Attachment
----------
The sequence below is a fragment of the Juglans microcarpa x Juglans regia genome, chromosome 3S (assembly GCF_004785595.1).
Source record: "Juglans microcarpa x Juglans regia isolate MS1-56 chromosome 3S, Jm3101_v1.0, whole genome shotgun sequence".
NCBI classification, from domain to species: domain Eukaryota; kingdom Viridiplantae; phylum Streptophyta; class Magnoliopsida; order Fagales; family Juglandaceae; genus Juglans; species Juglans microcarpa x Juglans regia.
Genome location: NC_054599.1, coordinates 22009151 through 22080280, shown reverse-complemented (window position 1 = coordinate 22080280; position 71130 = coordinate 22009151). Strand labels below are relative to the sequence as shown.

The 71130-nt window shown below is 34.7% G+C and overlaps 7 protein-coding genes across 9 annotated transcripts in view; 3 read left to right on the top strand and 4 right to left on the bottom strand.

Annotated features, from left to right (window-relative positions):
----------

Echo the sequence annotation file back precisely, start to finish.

The sequence below is a fragment of the Juglans microcarpa x Juglans regia genome, chromosome 3S (assembly GCF_004785595.1).
Source record: "Juglans microcarpa x Juglans regia isolate MS1-56 chromosome 3S, Jm3101_v1.0, whole genome shotgun sequence".
NCBI classification, from domain to species: domain Eukaryota; kingdom Viridiplantae; phylum Streptophyta; class Magnoliopsida; order Fagales; family Juglandaceae; genus Juglans; species Juglans microcarpa x Juglans regia.
Genome location: NC_054599.1, coordinates 22009151 through 22080280, shown reverse-complemented (window position 1 = coordinate 22080280; position 71130 = coordinate 22009151). Strand labels below are relative to the sequence as shown.

The 71130-nt window shown below is 34.7% G+C and overlaps 7 protein-coding genes across 9 annotated transcripts in view; 3 read left to right on the top strand and 4 right to left on the bottom strand.

Annotated features, from left to right (window-relative positions):